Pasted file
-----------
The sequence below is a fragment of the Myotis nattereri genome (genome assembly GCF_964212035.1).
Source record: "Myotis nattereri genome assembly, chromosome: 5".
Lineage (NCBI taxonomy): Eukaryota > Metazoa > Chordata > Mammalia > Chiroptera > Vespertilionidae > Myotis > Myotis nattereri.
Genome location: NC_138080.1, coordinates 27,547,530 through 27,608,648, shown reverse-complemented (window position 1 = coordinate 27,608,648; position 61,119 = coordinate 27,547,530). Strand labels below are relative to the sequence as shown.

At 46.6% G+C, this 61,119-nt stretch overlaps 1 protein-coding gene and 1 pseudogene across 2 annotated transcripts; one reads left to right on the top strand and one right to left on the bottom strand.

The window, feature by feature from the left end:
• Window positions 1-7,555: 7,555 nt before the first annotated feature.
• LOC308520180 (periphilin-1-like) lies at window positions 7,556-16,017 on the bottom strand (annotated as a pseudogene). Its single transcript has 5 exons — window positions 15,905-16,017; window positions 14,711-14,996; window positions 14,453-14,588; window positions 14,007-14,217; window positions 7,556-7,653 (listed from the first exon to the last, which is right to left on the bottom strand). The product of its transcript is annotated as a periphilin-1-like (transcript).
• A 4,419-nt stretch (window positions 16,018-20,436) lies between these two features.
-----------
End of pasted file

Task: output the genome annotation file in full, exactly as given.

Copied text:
The sequence below is a fragment of the Myotis nattereri genome (genome assembly GCF_964212035.1).
Source record: "Myotis nattereri genome assembly, chromosome: 5".
Lineage (NCBI taxonomy): Eukaryota > Metazoa > Chordata > Mammalia > Chiroptera > Vespertilionidae > Myotis > Myotis nattereri.
Genome location: NC_138080.1, coordinates 27,547,530 through 27,608,648, shown reverse-complemented (window position 1 = coordinate 27,608,648; position 61,119 = coordinate 27,547,530). Strand labels below are relative to the sequence as shown.

At 46.6% G+C, this 61,119-nt stretch overlaps 1 protein-coding gene and 1 pseudogene across 2 annotated transcripts; one reads left to right on the top strand and one right to left on the bottom strand.

The window, feature by feature from the left end:
• Window positions 1-7,555: 7,555 nt before the first annotated feature.
• LOC308520180 (periphilin-1-like) lies at window positions 7,556-16,017 on the bottom strand (annotated as a pseudogene). Its single transcript has 5 exons — window positions 15,905-16,017; window positions 14,711-14,996; window positions 14,453-14,588; window positions 14,007-14,217; window positions 7,556-7,653 (listed from the first exon to the last, which is right to left on the bottom strand). The product of its transcript is annotated as a periphilin-1-like (transcript).
• A 4,419-nt stretch (window positions 16,018-20,436) lies between these two features.